5 Tough-to-Predict Retirement Expenses
Estimated reading time: 3 minutes
Having a plan to save enough money to retire is always a good idea. Without proper forecast, though, you may encounter unforeseen expenses when the time comes for you to stop working. A lot of people try to determine their plan all at once, which can result in substantial shortfalls. Many struggle to determine what their expenses will be in retirement, because prices may have changed substantially by the time they have worked long enough to retire. Here are some of the various expenses that you need to consider when you work out your retirement plans:
1. Uneven Inflation Rates
Not everyone accounts for inflation when figuring out retirement plans, but even if you do, you might encounter complications. Not all costs will rise evenly. Healthcare costs have risen at a far more rapid pace over the last decade than many other costs. The expenses associated with getting a college education have also appreciated significantly.
2. Vanishing Expenses
One expense that does not rise with inflation is mortgage payments, which do not increase. Once all of these payments are made, the monthly expense no longer exists. This might significantly reduce your monthly costs, though a paid-off house still needs repairs and maintenance.
3. Taxes in Retirement
Taxes can end up being one of the largest expenses you incur during retirement, so you need to account for them in any budgeting plans. Social Security payments, pensions, investments sold, and distributions from retirement accounts like IRAs and 401(k)s are all taxed in different ways. A large amount of people still need to file their tax returns every year after they retire, and you will probably need to do the same.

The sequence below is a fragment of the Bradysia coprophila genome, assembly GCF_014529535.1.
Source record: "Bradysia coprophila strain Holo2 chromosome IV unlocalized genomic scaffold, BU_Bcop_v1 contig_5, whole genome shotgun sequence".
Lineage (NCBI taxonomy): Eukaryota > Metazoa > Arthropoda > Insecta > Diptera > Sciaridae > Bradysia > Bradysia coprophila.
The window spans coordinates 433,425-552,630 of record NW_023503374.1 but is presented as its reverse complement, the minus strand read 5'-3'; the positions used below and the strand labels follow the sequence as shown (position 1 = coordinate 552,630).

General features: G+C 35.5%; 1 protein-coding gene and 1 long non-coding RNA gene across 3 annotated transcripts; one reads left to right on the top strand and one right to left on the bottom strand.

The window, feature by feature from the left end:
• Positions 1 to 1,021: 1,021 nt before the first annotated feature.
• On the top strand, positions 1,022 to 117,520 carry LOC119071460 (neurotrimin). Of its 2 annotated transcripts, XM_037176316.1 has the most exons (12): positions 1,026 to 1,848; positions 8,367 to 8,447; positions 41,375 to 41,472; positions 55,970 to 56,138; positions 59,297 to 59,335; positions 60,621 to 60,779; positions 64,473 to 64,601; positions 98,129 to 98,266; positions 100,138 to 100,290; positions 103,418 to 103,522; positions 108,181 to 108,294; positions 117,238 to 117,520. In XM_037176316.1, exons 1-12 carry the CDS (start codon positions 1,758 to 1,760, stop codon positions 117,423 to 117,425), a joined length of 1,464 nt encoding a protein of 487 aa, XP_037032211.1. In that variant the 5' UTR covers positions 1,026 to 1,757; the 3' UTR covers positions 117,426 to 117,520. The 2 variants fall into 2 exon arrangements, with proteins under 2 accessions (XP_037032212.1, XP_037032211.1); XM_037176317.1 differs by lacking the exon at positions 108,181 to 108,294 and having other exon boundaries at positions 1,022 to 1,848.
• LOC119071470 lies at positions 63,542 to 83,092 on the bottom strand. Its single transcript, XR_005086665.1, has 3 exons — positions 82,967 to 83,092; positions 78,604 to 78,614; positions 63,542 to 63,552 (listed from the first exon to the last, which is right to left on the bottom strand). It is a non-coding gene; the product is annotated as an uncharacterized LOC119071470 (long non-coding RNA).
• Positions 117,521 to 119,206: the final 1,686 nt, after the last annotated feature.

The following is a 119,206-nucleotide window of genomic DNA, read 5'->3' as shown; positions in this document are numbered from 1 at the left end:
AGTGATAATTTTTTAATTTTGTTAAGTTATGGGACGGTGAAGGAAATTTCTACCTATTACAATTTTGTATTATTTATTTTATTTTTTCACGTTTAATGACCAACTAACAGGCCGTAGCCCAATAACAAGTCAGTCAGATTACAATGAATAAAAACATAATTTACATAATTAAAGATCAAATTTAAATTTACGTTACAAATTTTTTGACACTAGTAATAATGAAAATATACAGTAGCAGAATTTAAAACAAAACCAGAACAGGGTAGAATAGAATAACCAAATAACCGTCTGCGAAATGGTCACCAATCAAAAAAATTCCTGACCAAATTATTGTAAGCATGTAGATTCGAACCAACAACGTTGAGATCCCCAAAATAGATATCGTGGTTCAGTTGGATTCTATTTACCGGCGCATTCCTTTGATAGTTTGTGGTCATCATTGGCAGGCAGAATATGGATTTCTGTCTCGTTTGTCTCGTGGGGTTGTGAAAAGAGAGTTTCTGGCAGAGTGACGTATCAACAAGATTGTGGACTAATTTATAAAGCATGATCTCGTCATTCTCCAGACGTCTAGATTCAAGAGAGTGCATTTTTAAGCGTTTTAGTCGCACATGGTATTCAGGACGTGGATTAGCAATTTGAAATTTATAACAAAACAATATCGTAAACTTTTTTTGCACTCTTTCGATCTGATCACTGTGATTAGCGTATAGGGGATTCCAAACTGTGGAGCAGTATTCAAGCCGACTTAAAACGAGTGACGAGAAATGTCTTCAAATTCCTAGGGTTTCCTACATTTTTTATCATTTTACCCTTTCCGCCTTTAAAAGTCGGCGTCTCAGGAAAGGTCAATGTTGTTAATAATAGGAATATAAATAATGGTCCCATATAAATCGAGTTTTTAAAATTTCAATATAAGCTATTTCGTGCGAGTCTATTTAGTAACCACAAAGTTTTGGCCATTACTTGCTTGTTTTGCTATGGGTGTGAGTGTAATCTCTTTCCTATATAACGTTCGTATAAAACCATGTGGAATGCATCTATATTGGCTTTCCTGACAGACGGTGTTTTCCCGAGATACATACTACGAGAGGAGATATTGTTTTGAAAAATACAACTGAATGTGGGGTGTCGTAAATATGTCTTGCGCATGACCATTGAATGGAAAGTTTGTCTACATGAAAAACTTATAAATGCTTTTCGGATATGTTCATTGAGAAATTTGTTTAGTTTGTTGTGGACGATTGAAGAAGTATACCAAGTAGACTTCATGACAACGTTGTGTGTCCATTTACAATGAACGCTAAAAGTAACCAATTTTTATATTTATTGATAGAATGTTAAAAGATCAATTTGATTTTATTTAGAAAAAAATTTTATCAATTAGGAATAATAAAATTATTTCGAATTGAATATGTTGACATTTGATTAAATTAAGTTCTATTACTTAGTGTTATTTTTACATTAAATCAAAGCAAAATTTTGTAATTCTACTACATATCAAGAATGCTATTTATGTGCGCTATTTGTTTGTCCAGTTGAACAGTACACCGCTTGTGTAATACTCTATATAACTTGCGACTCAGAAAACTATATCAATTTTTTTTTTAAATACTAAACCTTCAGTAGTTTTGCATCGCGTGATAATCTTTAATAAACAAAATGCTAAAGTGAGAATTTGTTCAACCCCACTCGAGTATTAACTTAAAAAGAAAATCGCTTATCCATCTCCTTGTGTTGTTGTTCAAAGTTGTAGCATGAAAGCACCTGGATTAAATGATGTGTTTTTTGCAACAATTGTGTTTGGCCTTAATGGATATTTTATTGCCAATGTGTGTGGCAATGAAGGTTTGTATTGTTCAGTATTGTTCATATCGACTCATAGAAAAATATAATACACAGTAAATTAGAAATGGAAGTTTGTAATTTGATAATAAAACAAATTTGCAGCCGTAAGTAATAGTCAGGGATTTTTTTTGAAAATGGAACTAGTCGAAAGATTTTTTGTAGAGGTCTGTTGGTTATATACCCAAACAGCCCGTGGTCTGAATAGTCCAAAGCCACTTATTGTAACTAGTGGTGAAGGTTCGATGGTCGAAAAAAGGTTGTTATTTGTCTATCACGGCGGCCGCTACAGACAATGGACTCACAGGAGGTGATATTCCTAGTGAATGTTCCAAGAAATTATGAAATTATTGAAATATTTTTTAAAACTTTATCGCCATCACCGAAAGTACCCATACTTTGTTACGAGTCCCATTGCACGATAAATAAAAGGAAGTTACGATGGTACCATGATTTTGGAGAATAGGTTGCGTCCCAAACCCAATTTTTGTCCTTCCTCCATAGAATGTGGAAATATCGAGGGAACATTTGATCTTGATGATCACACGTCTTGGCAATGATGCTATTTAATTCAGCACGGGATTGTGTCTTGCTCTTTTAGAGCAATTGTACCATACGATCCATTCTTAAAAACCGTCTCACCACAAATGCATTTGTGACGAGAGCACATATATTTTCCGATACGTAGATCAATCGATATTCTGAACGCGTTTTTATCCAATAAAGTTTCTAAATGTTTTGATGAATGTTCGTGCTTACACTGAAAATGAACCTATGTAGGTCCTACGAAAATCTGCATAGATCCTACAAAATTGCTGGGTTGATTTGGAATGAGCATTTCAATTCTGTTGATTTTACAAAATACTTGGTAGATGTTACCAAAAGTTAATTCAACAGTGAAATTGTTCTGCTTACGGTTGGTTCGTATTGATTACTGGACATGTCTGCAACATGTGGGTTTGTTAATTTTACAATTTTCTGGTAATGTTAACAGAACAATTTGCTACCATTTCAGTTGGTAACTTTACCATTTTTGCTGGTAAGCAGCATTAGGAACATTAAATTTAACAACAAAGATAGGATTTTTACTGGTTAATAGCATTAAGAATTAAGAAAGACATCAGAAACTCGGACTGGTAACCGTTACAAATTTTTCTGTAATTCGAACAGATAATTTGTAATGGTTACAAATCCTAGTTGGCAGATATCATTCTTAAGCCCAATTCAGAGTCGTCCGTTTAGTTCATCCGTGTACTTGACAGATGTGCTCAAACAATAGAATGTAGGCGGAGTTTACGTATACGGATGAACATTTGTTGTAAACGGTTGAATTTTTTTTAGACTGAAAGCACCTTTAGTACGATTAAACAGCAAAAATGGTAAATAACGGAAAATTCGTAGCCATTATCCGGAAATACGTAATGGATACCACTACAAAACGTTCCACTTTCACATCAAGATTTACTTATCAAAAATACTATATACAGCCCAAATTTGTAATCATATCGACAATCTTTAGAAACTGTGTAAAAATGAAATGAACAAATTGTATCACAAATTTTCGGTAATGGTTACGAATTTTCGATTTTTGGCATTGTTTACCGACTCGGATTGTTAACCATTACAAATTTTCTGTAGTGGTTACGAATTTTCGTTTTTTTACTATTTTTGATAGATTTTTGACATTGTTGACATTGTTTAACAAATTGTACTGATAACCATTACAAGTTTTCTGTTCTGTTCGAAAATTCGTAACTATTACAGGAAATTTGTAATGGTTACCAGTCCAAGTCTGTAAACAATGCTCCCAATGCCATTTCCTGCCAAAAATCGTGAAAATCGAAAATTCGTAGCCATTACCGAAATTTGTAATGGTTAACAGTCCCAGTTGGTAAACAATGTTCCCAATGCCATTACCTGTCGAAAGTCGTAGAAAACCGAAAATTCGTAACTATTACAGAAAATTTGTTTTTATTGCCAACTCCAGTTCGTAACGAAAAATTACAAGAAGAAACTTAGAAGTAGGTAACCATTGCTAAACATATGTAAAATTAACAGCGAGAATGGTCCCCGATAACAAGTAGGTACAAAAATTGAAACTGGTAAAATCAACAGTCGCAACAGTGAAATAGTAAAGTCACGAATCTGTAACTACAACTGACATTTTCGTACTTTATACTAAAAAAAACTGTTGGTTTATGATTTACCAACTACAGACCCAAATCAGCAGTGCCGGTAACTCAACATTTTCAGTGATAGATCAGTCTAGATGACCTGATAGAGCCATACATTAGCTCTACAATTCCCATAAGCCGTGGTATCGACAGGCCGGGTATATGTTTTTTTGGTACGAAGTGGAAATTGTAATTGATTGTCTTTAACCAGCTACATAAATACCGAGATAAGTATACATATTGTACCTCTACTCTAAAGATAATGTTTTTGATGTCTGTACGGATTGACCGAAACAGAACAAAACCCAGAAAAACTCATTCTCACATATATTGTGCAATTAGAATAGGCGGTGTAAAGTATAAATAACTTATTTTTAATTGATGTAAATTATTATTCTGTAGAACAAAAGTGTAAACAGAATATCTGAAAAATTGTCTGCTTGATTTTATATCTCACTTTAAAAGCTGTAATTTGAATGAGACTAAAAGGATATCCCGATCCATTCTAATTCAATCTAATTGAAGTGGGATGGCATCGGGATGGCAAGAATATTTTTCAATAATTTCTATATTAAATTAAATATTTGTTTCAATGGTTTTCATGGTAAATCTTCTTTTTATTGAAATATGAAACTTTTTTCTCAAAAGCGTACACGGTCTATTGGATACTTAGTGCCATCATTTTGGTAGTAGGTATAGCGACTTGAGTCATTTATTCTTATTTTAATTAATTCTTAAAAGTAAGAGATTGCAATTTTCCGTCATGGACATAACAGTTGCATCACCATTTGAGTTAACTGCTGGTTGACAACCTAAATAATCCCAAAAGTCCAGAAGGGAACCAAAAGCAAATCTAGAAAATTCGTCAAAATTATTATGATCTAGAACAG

4. Expect the Unexpected
You need to budget enough money so that you can comfortably cover your monthly expenses in retirement, but you will also need additional funds to cover unforeseen expenses, such as car repairs or replacing an old appliance. If you own your home, you will need to spend money from time to time to maintain it.
Some of the biggest shocks to your budget can come from unexpected medical expenses. If you develop a chronic health condition, your out-of-pocket expenditures on these costs could surge, especially if you eventually need long-term care. In order to manage this risk, ensure your retirement funds contain a cushion for unexpected medical expenses.
5. Changing Lifestyles Mean Changing Expenses
When planning for your retirement, you should consider the lifestyle you plan to have and how that will impact your expenses. With regular commuting costs gone, you should be able to save on gas or public transportation.
On the other hand, you might pick up some new and interesting hobbies that require you to purchase new equipment, or you may go out more often since you have more free time. A lot of people factor traveling into their budget, but many forget to factor in commonplace expenses, such as seeing movies or eating at restaurants. In order to be safe, you should make sure you account for lifestyle changes while you are planning for this event.
In order to accumulate the savings you will need to retire comfortably, you might benefit from the alternative investing options available to those who own self-directed retirement accounts, such as self-directed IRAs. If you want to know more about how to establish one of these tax-advantaged, self-directed savings accounts, please call us today.